... Ok, so it basically breaks down to two things. Apple and Google make the internet worth internetting (or at least as far as I'm concerned). Which leads me to...


Friday, May 16, 2014

Have I made it sustainable?

This time of year always makes me wax nostalgic. We still have over a month of school, we go until the end of June, but around now is when the year becomes more about wrapping up than it is about starting new things.

I always look back on what we've done in the lab. This year was particularly busy....

Wednesday, May 14, 2014

Adobe Voice - a quick #edapp review

Adobe recently released a new app, Adobe Voice.

It's subtitle is "Show your story."

And it's just that simple. Choose your photos. Record your audio story to match. Save. Publish. Share. Very simple, but very elegant and powerful at the same time.

Here is my first attempt at using the app...

Tuesday, May 13, 2014

Why tweet in kindergaten? Ask @mariacamastro

Why tweet in kindergarten? Ask Mrs. Camastro, she'll tell you.

Why her?  She hates technology.

She loathes the fact I've put 4 computer in her room and an iPad in her hands. She gives me dirty looks every time she sees me because now I'm trying to get her to lead a Twitter professional development session.

And it's awesome.

Monday, May 12, 2014

Why Blogger with my students?

I use Blogger with my students. I have two classes currently running fully independent blogs. One 3rd grade class and one 5th grade class.

I often get asked why I chose Blogger over some of the other blogging platforms, namely Kidblog, EduBlogs, or even WordPress.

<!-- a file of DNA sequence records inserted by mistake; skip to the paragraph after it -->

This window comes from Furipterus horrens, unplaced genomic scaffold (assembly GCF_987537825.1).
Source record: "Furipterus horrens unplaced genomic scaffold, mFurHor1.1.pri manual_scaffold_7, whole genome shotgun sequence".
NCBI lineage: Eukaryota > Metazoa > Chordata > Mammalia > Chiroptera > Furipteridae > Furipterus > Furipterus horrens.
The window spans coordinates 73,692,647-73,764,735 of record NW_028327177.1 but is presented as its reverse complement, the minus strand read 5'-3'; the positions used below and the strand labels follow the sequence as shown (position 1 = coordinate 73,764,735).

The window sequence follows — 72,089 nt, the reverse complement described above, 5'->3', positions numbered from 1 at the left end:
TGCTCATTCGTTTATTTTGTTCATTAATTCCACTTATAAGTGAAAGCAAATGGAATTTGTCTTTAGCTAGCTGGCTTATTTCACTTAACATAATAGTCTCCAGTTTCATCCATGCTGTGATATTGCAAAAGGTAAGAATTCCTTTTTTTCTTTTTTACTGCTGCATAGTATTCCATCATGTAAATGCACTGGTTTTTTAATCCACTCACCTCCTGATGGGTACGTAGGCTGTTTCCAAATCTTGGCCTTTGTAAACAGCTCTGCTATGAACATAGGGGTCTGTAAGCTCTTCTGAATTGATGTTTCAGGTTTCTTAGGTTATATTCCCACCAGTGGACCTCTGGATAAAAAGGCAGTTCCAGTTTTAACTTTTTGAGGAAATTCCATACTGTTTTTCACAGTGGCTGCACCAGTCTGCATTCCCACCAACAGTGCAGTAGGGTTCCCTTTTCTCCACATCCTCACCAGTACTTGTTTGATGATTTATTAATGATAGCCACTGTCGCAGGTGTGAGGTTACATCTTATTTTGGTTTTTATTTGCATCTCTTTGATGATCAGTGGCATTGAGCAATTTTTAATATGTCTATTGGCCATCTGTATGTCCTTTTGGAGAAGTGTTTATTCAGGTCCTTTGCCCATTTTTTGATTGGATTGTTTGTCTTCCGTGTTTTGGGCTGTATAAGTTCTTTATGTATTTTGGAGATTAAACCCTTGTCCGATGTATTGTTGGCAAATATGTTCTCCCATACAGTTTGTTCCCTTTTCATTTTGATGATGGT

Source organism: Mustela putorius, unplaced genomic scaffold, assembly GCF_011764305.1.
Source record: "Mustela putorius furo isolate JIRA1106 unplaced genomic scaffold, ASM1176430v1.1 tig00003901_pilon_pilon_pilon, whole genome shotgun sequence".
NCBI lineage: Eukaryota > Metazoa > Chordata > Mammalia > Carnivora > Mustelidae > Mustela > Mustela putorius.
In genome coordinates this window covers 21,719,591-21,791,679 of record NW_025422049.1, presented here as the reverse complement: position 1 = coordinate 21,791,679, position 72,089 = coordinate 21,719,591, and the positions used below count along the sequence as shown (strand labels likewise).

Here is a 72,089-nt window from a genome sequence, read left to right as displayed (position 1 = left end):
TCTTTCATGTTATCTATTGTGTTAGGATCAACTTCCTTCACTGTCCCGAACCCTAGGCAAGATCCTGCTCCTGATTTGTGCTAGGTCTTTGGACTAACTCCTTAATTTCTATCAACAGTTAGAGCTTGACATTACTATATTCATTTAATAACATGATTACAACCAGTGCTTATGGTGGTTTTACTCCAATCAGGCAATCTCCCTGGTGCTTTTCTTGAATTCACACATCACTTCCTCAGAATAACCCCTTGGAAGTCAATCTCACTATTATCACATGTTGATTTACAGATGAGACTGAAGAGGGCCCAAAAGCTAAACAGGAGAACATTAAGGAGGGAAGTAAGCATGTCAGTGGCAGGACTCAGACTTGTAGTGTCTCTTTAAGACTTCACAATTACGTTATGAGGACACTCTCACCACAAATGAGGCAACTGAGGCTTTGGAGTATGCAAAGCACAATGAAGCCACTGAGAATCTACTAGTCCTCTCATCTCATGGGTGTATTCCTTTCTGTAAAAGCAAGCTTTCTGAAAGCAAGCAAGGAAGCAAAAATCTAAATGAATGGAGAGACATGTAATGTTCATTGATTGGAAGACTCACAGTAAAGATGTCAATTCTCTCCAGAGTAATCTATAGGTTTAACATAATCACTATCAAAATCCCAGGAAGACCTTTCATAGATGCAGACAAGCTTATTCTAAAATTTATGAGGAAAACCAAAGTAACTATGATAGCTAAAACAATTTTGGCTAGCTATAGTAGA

My choice was based on the following thoughts:

Monday, May 5, 2014

Email spam - sniffing out the bad, even from trusted sources

This post is a follow-up, of sorts, to the previous "Twitter spam" and "Phishing" posts. In making the slide deck about Twitter & Phishing spam I realized there were a few different variations of spam in general, especially within emails.

This post deals specifically with email, and more to the point emails you receive from trusted sources that contain questionable material and links.

When a user gets hacked or compromised as a result of a phishing scheme, the people involved will use the users contacts list to send out emails in hopes of getting more users to give up their usernames and passwords...

Friday, May 2, 2014

Phishing: not the hook you're looking for

This post is a follow-up of sorts, to the previous "Twitter spam" post. In making the slide deck about Twitter spam I realized there were a few different variations of spam in general, especially within emails.

This post deals specifically with "phishing"

Another post will address email arriving from trusted sources but smelling particularly spammy due to phishing...

If Twitter has it's moments of Costco-sized spam deliveries than email is the place where Costco shops.